The following are excerpts from the upcoming English translation of Bini Adamczak’s Communism for Children, a fable of capitalist dystopia and communist revolution. Translated from the German by Sophie Lewis and Jacob Blumenfeld.
What is Crisis?
The next time our protagonist factory goes to market, it brings twice as many steam irons, because it reckons to itself: “The other factory is bankrupt: fantastic! Now, all the people who used to buy their irons there will come to me instead. I’ll have twice as many customers, so I’ll need twice as many irons.” But what should our factory discover on arrival at the “irons-and-MORE!” marketplace? That almost nobody wants to buy irons anymore—at all. Because what happened on our street, between our factory and the other factory, also happened everywhere. In the world there are countless factories: not just those that produce irons, but also those that produce pistols. And now that many people can only go to the movies once a week, or even not at all, they don’t feel like buying irons. Instead, they buy TVs and DVD-players so they can watch movies at home. It’s not the same, but the people tell themselves “better than nothing, eh.”
Still, some of them aren’t simply unable to go to the movies anymore—they don’t have enough to eat. And so they buy tomatoes and eggs to throw at the factory walls, because that seems like a priority. The factory, though, has no use for tomatoes, since it’s an iron factory and not so much in the business of manufacturing tomato sauce. It’s stuck with making and selling irons. As we know, it has brought twice as many irons to market as usual. Today, however, it can’t sell twice as many irons, and can only get itself into twice as much debt. Sure enough, our factory goes bankrupt as well. And it fires all the iron-making people.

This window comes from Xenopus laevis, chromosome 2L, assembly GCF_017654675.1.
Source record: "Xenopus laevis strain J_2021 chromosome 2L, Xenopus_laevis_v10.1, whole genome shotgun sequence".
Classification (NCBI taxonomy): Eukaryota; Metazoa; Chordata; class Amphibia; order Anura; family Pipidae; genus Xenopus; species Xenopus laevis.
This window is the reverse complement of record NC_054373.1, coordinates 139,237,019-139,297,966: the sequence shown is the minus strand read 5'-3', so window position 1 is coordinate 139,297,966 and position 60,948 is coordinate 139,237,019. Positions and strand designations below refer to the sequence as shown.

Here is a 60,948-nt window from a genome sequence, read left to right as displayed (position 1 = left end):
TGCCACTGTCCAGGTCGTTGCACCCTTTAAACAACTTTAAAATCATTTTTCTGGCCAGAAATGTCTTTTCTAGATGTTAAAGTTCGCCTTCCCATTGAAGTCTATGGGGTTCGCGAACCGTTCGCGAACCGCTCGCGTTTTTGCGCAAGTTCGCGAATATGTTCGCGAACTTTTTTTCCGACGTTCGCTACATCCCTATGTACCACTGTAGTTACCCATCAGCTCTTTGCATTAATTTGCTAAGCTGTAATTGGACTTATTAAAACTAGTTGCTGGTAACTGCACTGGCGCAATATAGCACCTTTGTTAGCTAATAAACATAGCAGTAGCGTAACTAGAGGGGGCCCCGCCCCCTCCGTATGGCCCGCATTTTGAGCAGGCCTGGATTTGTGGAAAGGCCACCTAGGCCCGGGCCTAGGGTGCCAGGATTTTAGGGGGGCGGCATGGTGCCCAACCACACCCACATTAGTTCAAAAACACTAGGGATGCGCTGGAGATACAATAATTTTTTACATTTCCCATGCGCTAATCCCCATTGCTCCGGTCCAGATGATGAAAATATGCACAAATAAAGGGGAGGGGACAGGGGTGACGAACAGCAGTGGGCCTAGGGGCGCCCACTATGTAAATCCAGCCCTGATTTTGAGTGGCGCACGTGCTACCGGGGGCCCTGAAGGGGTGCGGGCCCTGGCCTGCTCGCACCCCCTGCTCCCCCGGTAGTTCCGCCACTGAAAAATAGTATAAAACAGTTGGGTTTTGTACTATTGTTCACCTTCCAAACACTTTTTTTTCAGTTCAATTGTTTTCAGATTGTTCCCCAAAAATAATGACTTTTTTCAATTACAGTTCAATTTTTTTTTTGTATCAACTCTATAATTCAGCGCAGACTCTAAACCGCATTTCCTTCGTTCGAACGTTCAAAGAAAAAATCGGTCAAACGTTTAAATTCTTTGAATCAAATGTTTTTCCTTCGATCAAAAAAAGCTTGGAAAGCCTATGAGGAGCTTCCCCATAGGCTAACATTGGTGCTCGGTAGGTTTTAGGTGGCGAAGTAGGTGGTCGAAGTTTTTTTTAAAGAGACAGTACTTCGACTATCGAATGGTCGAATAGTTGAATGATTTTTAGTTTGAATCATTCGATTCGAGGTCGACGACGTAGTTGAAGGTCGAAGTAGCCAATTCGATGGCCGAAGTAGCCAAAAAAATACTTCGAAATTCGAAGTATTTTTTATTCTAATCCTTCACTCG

Now there’s nothing left. No factories, no machines, no sheet-metal or nails, and no iron-making people at all. But there are vast piles of irons that nobody needs. Although no terrible disaster has occurred—no earthquake, no war, no visit from the pope—all of a sudden, everyone is sitting around, bored stiff and hungry to boot. Some try to turn the irons into marmalade, but this proves mostly fruitless. “We’re in a real mess now,” the people say. “If only we hadn’t listened to that factory!” And one person adds: “You know what? It’s all these things! We make them in the first place in order for them to serve us, but then, they start getting uppity and we have to serve them. Now we’re stuck hanging out with all these damn irons!” And another one, someone really angry, adds: “I knew it! I knew it! It’s these stupid objects, it’s this god-damned ob- … ob-… objectification! I knew it!”
So everybody sits down around the irons to have a good long think about capitalism. They conclude that the mess really is all capitalism’s fault. “Well! That certainly didn’t work out well,” they reflect. “Not only did capitalism make us all unhappy, it was, in fact, constantly going wrong.” “And another thing,” someone comments loudly, “we’ve had capitalism far too long a time—about 200-500 years—surely we’ve had enough now. It’s time for some relief. What we want is something new.” “Yes! Something new, but what?” asks somebody else. At this point there is a long silence, as the people turn it over in their minds. Each one of them would love to know the answer to this question.